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Tuesday, August 28, 2018

Report of J. W. F. Hatton's Death Prior to Petersburg Campaign Greatly Exaggerated

I'm happy to announce that reports of J. W. F. Hatton's death prior to the beginning of the Petersburg Campaign were greatly exaggerated in Goldsborough's Maryland Line in the Confederate Army.  The Daily Richmond Dispatch for October 27, 1864 reports that a writ of habeas corpus was necessary to obtain his discharge after he completed his term of enlistment.  That excellent memoir in the Library of Congress is therefore correctly attributed.  One of the other Hattons in the battery must have been killed earlier.

Monday, August 27, 2018

Who Really Authored the Hatton Memoir in the Library of Congress?

There is a splendid account of the fighting on June 22, 1864, in a memoir in the Library of Congress ascribed to "J. W. F. Hatton" of the Confederate 1st Maryland Battery.  However, page 261 of Goldsborough's "Maryland Line in the Confederate Army" reports that J. W. F. Hatton was killed in action earlier in the war.  Fortunately, page 271 lists two other Hattons who may have authored the memoir:  R. H. S. Hatton and Joseph Hatton.

Does anybody know which Hatton authored the memoir?

Thursday, August 16, 2018

The Art of History

History is an art, not a science, just as war is an art rather than a science.  An historian would need all the facts to do history scientifically, and an infinite number of them slip away like tears in rain.  Relatively few facts remain for the historian to work with, especially if they pertain to the woods east of Richmond or south of Petersburg.

As a practical matter, historians rarely use all the facts at their disposal.  For example, as I write about June 22, 1864, I have access to at least a dozen diaries that I will probably not quote at all and may not even used in footnotes.  They do not provide any enlightening details.  Then there are the numerous accounts of the Yanks fleeing from the Confederate onslaught.  I will probably not use them all.  How many such accounts are necessary?  At some point, one reaches the point of diminishing returns.  Or take the Official Reports.  Who uses every fact set forth therein?  Nobody.

I used to think that writing history resembles assembling a puzzle, but like Leroy Brown's face, the puzzle has a couple of pieces gone.  The problem with this analogy is that a puzzle, when assembled, provides a complete picture and includes everything.  A more apt comparison is with a mosaic, where there are a lot of blank spaces between the shiny bits.  Another apt comparison is with a pointillist painting, which has a substantial amount of canvas between the colorful dots.  The art lies in the selection, organization and analysis of the shiny bits or colorful dots.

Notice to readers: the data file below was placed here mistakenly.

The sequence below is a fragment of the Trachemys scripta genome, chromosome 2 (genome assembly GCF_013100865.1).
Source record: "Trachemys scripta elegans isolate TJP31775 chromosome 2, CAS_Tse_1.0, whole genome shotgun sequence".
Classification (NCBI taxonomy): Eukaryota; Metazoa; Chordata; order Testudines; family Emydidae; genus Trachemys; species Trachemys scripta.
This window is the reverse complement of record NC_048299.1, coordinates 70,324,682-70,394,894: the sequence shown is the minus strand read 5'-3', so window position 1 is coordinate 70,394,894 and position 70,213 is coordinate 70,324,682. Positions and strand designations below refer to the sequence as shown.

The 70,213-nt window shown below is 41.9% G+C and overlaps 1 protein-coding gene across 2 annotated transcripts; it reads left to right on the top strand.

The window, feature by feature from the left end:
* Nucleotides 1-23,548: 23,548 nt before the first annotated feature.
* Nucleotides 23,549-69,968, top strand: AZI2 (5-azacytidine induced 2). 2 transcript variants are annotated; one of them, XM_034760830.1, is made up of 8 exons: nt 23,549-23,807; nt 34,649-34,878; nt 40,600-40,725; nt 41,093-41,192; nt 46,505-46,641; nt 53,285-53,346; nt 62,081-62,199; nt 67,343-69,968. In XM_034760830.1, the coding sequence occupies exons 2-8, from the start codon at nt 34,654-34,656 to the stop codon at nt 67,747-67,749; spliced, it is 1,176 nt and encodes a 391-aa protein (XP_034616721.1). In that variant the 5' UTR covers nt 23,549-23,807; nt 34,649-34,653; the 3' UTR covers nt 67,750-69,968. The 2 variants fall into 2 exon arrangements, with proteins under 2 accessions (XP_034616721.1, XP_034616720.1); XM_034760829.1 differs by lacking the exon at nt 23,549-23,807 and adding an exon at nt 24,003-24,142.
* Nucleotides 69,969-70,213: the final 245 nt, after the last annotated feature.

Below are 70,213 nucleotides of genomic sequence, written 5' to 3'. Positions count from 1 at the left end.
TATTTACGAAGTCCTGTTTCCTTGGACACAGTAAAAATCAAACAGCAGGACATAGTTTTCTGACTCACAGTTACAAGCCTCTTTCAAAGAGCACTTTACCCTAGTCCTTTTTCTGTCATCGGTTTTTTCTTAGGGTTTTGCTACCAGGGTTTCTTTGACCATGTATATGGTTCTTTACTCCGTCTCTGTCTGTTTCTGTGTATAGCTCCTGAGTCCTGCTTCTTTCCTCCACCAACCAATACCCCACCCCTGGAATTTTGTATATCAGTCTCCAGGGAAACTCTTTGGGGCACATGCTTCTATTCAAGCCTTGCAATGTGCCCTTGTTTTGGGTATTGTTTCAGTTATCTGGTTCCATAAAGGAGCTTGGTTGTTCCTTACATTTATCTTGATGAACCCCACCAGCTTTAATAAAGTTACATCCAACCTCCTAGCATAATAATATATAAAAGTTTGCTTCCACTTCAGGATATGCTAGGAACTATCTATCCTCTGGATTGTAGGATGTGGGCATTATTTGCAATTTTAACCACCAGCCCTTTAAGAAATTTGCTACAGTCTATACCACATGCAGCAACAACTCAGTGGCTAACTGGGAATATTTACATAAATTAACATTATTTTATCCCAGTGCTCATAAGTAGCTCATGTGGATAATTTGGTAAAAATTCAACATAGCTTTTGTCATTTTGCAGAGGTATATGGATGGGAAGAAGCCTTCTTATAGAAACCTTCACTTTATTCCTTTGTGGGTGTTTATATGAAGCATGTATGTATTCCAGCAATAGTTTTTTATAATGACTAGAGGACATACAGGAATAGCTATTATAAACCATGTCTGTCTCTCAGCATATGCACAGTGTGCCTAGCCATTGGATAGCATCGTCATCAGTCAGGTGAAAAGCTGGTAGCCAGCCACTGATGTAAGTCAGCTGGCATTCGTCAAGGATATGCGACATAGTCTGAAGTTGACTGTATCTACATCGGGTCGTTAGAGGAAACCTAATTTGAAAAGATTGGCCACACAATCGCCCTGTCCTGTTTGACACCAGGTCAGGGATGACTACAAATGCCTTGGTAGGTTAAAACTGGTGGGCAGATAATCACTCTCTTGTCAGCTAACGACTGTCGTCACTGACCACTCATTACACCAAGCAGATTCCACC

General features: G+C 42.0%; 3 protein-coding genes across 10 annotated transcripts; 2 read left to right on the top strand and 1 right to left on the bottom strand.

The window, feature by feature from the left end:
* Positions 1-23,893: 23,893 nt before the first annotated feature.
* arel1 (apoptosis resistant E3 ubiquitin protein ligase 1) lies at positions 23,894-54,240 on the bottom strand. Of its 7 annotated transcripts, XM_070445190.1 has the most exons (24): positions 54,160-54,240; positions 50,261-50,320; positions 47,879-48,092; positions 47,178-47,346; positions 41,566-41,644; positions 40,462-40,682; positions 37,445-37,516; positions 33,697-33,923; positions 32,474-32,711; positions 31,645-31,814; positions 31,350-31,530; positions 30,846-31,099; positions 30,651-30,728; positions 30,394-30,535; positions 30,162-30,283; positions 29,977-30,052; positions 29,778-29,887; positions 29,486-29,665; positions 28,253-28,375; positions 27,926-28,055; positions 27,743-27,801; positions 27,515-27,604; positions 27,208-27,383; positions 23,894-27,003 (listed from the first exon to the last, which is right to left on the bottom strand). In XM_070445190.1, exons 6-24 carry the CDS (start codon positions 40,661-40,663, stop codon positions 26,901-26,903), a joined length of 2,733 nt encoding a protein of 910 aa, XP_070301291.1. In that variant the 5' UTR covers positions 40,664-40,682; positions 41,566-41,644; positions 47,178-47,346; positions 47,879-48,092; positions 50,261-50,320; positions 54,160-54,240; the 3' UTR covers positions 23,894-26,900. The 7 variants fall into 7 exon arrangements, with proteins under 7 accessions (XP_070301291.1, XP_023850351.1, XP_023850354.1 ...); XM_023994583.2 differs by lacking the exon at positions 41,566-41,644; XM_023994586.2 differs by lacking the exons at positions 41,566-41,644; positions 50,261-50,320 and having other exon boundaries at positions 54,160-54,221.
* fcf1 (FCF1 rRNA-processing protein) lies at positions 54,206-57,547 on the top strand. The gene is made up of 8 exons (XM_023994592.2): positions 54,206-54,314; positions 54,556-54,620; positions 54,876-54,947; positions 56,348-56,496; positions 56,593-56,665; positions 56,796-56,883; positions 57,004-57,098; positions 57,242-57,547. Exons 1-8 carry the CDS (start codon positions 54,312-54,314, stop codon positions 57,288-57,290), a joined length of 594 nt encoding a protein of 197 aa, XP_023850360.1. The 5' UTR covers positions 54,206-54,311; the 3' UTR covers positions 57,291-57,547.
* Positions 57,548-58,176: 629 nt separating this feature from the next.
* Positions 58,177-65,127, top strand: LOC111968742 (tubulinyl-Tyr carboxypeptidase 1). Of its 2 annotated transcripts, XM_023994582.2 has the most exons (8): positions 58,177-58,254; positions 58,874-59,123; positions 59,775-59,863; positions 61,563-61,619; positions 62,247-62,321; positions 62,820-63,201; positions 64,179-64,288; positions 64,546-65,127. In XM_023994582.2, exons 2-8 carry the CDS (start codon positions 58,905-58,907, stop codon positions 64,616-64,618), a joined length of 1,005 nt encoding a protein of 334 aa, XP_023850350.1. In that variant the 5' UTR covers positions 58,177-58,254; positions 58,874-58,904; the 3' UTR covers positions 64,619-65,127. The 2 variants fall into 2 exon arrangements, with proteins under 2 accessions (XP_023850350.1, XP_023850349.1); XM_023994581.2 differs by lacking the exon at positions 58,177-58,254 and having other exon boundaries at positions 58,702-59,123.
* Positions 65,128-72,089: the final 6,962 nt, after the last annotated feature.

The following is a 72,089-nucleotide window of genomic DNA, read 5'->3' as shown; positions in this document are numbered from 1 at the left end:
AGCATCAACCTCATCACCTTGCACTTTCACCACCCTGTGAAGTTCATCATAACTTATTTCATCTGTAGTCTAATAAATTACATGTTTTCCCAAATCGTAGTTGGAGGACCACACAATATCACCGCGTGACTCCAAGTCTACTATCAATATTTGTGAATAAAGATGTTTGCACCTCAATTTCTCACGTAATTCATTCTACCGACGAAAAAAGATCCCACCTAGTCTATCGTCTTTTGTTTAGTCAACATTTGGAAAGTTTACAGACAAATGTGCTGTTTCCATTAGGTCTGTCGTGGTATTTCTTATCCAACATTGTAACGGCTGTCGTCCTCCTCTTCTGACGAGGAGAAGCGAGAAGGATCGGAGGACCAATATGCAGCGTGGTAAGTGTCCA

Then there is the drawing of conclusions from the facts, a totally different function.  For example, Gibbon wrote a wonderful factual history of the decline and fall of the Roman Empire.  Trouble is, he failed to draw the correct conclusions from the facts he established.  He concluded that Rome fell because of barbarians and Christians.  The facts show that Rome fell because it divided against itself, and a house divided cannot stand.  The Romans faced worse in the third century A.D. than in the fifth, but in the third, even though they split in three, they all knew they belonged to one.  When Aurelian reconquered the other two parts, the Empire was reunited.  In the fifth century A.D., the Romans divided against themselves then sicced the barbarians on one another.  The Western Romans even established barbarians in their territory. 

The Romans essentially committed suicide for fear of dying.

Saturday, August 11, 2018

Observations on Grant's Second Offensive at Petersburg, Part III

Yet another misconception that has arisen about this offensive is that II Corps folded as soon as the Confederates attacked its left flank.  In fact, the two brigades in Barlow's return, the Irish Brigade (which formed the right angle with the front line) and MacDougall's brigade (at the end of the return) respectively stopped cold the Alabama Brigade and the Georgia Brigade of Mahone's Division.  Then Barlow stretched out a line of skirmishers from the left of MacDougall's brigade while Mahone deployed his Virginia Brigade against them.  The skirmishers could not stop the Virginians and then Barlow's men began to melt away, followed by Mott's front line and most of Gibbon's. 

In one of his reports after the blame game began, Barlow insisted that he could have done nothing to prevent the disaster.  Maybe.  If he had brought up Miles' brigade a little earlier, he might have positioned it at the end of the return where it could well have fended off the Virginia Brigade.  If Barlow had not sent Miles' brigade back to the second Federal line, which diverged from the first at an approximately sixty-five degree angle, a counterattack by Miles' brigade might have slowed if not stopped the Confederate onslaught.  On the other hand, it seems more and more likely to me that in the second line Miles' brigade fended off the advance of Lane's and/or Scales' brigades of Wilcox's division, not just the Georgians accompanying Maj. Mills of Mahone's staff.  It is hard to tell what might have happened if Miles' brigade not been there and if Lane and/or Scales had struck the second line of Mott's division instead.